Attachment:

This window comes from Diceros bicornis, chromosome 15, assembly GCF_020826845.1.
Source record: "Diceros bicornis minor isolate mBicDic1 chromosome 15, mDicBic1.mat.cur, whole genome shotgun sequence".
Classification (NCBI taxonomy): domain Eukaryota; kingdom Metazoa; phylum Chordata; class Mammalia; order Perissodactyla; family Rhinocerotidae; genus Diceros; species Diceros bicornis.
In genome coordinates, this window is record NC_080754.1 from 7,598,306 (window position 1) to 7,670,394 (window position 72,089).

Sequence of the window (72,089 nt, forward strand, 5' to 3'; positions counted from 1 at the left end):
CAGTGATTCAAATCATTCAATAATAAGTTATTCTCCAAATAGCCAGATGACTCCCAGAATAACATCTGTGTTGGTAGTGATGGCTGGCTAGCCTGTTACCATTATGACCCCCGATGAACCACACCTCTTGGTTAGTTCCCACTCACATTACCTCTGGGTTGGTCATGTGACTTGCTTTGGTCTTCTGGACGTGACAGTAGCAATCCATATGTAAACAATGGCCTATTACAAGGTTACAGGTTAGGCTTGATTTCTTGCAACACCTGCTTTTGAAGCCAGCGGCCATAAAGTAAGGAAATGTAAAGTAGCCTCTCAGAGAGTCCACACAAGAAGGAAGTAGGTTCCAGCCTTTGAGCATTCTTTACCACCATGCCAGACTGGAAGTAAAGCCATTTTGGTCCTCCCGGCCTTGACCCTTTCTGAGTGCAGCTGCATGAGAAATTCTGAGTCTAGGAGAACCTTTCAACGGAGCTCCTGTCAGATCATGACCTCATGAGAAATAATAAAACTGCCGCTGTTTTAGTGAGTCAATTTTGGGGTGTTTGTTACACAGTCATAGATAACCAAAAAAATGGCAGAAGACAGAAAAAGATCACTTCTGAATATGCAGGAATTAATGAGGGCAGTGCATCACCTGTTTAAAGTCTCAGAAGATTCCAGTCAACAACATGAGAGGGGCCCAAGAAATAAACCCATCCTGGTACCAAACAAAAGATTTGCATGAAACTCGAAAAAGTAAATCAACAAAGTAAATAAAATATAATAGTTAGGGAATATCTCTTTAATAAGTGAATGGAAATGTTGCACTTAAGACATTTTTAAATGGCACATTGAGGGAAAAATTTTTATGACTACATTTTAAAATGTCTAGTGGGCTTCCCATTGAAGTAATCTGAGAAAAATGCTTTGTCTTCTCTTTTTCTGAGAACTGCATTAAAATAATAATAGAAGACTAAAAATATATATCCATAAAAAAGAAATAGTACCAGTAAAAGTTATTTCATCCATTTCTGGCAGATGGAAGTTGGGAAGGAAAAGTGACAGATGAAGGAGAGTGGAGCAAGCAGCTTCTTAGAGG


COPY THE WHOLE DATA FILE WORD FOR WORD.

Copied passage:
This window comes from Diceros bicornis, chromosome 15, assembly GCF_020826845.1.
Source record: "Diceros bicornis minor isolate mBicDic1 chromosome 15, mDicBic1.mat.cur, whole genome shotgun sequence".
Classification (NCBI taxonomy): domain Eukaryota; kingdom Metazoa; phylum Chordata; class Mammalia; order Perissodactyla; family Rhinocerotidae; genus Diceros; species Diceros bicornis.
In genome coordinates, this window is record NC_080754.1 from 7,598,306 (window position 1) to 7,670,394 (window position 72,089).

Sequence of the window (72,089 nt, forward strand, 5' to 3'; positions counted from 1 at the left end):
CAGTGATTCAAATCATTCAATAATAAGTTATTCTCCAAATAGCCAGATGACTCCCAGAATAACATCTGTGTTGGTAGTGATGGCTGGCTAGCCTGTTACCATTATGACCCCCGATGAACCACACCTCTTGGTTAGTTCCCACTCACATTACCTCTGGGTTGGTCATGTGACTTGCTTTGGTCTTCTGGACGTGACAGTAGCAATCCATATGTAAACAATGGCCTATTACAAGGTTACAGGTTAGGCTTGATTTCTTGCAACACCTGCTTTTGAAGCCAGCGGCCATAAAGTAAGGAAATGTAAAGTAGCCTCTCAGAGAGTCCACACAAGAAGGAAGTAGGTTCCAGCCTTTGAGCATTCTTTACCACCATGCCAGACTGGAAGTAAAGCCATTTTGGTCCTCCCGGCCTTGACCCTTTCTGAGTGCAGCTGCATGAGAAATTCTGAGTCTAGGAGAACCTTTCAACGGAGCTCCTGTCAGATCATGACCTCATGAGAAATAATAAAACTGCCGCTGTTTTAGTGAGTCAATTTTGGGGTGTTTGTTACACAGTCATAGATAACCAAAAAAATGGCAGAAGACAGAAAAAGATCACTTCTGAATATGCAGGAATTAATGAGGGCAGTGCATCACCTGTTTAAAGTCTCAGAAGATTCCAGTCAACAACATGAGAGGGGCCCAAGAAATAAACCCATCCTGGTACCAAACAAAAGATTTGCATGAAACTCGAAAAAGTAAATCAACAAAGTAAATAAAATATAATAGTTAGGGAATATCTCTTTAATAAGTGAATGGAAATGTTGCACTTAAGACATTTTTAAATGGCACATTGAGGGAAAAATTTTTATGACTACATTTTAAAATGTCTAGTGGGCTTCCCATTGAAGTAATCTGAGAAAAATGCTTTGTCTTCTCTTTTTCTGAGAACTGCATTAAAATAATAATAGAAGACTAAAAATATATATCCATAAAAAAGAAATAGTACCAGTAAAAGTTATTTCATCCATTTCTGGCAGATGGAAGTTGGGAAGGAAAAGTGACAGATGAAGGAGAGTGGAGCAAGCAGCTTCTTAGAGG